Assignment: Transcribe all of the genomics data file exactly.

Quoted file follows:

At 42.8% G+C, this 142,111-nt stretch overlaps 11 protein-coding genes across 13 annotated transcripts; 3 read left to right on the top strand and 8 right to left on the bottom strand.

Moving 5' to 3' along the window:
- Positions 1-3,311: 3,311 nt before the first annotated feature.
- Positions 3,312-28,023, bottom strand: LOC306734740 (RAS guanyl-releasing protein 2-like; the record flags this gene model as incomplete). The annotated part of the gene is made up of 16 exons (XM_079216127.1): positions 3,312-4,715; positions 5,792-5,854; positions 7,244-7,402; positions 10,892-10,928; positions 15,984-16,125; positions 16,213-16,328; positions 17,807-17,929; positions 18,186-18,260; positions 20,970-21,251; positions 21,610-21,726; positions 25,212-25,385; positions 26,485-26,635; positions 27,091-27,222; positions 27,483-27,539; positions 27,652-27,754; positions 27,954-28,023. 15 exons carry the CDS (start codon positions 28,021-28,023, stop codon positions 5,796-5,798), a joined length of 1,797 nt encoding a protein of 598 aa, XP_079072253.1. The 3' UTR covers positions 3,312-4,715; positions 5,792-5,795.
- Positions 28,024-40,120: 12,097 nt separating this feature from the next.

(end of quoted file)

At 42.8% G+C, this 142,111-nt stretch overlaps 11 protein-coding genes across 13 annotated transcripts; 3 read left to right on the top strand and 8 right to left on the bottom strand.

Moving 5' to 3' along the window:
- Positions 1-3,311: 3,311 nt before the first annotated feature.
- Positions 3,312-28,023, bottom strand: LOC306734740 (RAS guanyl-releasing protein 2-like; the record flags this gene model as incomplete). The annotated part of the gene is made up of 16 exons (XM_079216127.1): positions 3,312-4,715; positions 5,792-5,854; positions 7,244-7,402; positions 10,892-10,928; positions 15,984-16,125; positions 16,213-16,328; positions 17,807-17,929; positions 18,186-18,260; positions 20,970-21,251; positions 21,610-21,726; positions 25,212-25,385; positions 26,485-26,635; positions 27,091-27,222; positions 27,483-27,539; positions 27,652-27,754; positions 27,954-28,023. 15 exons carry the CDS (start codon positions 28,021-28,023, stop codon positions 5,796-5,798), a joined length of 1,797 nt encoding a protein of 598 aa, XP_079072253.1. The 3' UTR covers positions 3,312-4,715; positions 5,792-5,795.
- Positions 28,024-40,120: 12,097 nt separating this feature from the next.